But all this fades into insignificance, when you look at the biggest feeder of cricket mania -- I am talking about all the massive lucre attached to cricket betting.

Here is how it works.

The all-India gross bets placed per match are anywhere between Rs 2,000-2,500 crore (Rs 20-25 billion) depending on the teams. Mumbai alone accounts for nearly Rs 700-1,000 crore) Rs 7-10 billion of betting volumes per match.

Although betting is illegal in India, almost anybody who can get an introduction to a bookie can place a bet. Like most informal systems the default rate is near negligible because the mafia men usually act as recovery agents.

Interestingly, the market is completely unaffected by the various expose of cricketers involved in fixing matches.

The gross bets for the World Cup are expected to be in the region of $2-3 billion from India alone. Bets are accepted on the match result, on which team or players will bat first, who will win the toss, score a century, capture the maximum wickets, et cetera.

There are bets on the outcome of each over and every ball; then there are the huge odds on unlikely events such as hat-tricks, fifties and centuries. The bookies decide the cut-off limit for each individual depending on his personal assessment of the person's net worth.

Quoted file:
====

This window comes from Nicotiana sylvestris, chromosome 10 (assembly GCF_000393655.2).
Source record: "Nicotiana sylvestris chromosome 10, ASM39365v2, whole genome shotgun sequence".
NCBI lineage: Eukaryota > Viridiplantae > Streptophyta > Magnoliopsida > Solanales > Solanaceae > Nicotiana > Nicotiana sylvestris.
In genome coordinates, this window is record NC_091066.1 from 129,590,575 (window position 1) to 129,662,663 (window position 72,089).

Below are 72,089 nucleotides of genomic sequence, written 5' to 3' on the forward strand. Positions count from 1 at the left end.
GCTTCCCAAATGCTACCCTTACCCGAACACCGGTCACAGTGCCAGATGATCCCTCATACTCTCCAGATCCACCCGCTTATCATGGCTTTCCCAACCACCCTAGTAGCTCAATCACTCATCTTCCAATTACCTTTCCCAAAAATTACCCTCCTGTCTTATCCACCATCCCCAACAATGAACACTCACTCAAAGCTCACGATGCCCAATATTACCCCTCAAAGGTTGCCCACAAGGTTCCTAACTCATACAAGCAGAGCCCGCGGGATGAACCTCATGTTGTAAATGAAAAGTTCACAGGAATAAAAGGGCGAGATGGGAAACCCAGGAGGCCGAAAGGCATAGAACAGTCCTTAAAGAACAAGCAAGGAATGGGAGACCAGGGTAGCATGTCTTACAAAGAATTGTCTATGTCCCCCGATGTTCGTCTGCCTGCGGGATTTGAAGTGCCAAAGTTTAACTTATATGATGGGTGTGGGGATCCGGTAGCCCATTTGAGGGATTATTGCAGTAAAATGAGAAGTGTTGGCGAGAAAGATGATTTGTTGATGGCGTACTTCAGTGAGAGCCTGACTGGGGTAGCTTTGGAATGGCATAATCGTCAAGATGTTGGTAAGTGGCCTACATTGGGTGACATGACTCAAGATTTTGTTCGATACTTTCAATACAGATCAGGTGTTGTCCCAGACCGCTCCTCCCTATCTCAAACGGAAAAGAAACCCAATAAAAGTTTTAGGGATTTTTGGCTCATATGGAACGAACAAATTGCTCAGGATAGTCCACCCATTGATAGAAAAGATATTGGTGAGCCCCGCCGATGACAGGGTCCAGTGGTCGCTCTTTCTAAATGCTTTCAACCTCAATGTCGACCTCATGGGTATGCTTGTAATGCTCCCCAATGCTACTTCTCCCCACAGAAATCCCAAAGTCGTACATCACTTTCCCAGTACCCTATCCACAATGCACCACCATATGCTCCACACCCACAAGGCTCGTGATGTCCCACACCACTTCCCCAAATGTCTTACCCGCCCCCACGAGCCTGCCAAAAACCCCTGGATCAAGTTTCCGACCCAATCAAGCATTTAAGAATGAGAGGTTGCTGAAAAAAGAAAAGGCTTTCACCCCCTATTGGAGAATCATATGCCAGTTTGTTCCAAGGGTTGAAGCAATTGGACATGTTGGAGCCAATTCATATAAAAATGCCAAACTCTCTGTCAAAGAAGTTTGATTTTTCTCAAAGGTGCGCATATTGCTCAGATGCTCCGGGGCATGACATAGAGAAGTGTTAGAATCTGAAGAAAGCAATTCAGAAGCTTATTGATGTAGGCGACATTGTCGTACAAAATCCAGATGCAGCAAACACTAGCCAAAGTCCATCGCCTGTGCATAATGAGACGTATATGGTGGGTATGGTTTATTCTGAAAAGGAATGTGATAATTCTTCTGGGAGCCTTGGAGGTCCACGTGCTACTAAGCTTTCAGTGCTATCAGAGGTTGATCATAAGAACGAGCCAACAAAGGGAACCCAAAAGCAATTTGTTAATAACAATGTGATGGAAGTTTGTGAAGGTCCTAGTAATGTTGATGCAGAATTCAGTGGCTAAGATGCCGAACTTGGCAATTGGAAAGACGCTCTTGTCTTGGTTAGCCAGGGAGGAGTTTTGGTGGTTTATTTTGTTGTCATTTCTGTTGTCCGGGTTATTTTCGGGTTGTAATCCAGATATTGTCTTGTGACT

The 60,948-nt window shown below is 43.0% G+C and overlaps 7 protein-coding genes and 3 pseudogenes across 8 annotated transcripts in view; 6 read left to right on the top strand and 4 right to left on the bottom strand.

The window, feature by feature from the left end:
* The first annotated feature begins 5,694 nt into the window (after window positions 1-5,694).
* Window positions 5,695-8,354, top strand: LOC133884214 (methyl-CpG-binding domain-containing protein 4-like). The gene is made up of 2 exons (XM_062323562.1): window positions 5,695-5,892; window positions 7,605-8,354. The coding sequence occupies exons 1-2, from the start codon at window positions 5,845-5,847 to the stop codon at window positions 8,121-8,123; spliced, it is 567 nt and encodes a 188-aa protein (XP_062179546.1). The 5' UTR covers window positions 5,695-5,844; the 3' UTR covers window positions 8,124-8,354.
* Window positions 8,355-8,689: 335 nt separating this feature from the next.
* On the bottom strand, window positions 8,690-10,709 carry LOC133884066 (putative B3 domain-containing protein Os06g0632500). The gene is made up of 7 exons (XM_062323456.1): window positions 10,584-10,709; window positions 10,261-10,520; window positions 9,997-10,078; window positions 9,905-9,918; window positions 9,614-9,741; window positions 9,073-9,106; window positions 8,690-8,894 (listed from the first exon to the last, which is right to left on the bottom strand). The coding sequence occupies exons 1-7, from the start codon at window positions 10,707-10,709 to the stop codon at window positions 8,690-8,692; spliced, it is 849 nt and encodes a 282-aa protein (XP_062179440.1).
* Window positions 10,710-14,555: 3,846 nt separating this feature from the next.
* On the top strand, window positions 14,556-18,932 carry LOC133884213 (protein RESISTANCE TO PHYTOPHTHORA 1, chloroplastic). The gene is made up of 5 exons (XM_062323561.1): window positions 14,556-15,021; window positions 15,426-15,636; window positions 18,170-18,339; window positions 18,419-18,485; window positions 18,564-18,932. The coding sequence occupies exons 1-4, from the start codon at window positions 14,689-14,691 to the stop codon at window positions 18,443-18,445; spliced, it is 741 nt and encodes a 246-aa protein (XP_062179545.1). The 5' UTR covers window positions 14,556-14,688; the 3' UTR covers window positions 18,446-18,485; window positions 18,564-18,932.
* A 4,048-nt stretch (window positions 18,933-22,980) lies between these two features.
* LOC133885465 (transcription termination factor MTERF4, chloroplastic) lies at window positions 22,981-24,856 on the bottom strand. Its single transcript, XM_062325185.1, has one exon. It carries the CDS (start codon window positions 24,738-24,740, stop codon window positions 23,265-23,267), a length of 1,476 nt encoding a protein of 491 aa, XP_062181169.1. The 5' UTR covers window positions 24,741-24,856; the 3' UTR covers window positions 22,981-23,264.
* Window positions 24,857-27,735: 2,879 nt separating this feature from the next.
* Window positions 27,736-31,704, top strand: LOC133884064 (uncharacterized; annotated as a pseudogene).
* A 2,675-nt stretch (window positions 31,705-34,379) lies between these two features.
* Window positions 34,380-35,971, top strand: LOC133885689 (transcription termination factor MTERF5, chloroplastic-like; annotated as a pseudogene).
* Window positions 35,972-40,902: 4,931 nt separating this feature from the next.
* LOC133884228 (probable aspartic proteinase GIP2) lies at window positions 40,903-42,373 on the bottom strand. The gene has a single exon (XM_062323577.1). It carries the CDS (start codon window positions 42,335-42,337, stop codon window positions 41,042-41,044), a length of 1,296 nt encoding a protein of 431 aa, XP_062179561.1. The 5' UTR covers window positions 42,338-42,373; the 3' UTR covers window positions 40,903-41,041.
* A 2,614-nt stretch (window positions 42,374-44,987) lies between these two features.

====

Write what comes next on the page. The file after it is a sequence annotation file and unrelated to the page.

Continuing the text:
The bookies net the bets and tally positions at the end of each day. The smaller ones usually hedge their bets with larger bookies within or outside the country.

People in the know say that the major bookies are located in the United Kingdom and often hedge their bets in the legal betting market of the UK.

A new development is the emergence of major underwriters (to the bookies) from the United States. According to sources, cricket may not be popular in the USA, but there are some Indian-Americans interested in the game and the betting.

The Internet has further expanded online betting opportunities. Web sites such as www.bettingzone.co.uk or www.online-betting-guide.co.uk offer live betting on the Net.

This World Cup saw announcements by UKbetting (www.ukbetting.com) and Totalbet (www.totalbet.com) for ball-by-ball bets.

The US connection of UKbetting is through a strategic tie up with Global Interactive Gaming, which in turn is a wholly owned subsidiary of Interactive Systems Worldwide, based in New Jersey.

All this has turned cricket into a high stakes, multi-dimensional, multi-billion-dollar business, which ignites passions that are often disproportionate to a cricketer's or team's performance.

And if people fall prey to manipulative advertising that links a false sense of patriotism to cheering the cricket team, while drinking sugared water or chomping on chocolate, it only means that the advertising is working exceedingly well.

So, if a man in Bihar offers 111 coconuts, a local Bharatiya Janata party unit offers prayers for the cricket team at the Siddhivinayak temple in Mumbai and a youth in Gujarat fasts for the team's performance, then it is all very na´ve and sad.

At the end of the day, you have to admit that it's just not cricket anymore; it is a multi-billion-dollar entertainment industry, that has to be viewed in a correct and sober perspective.

Sucheta Dalal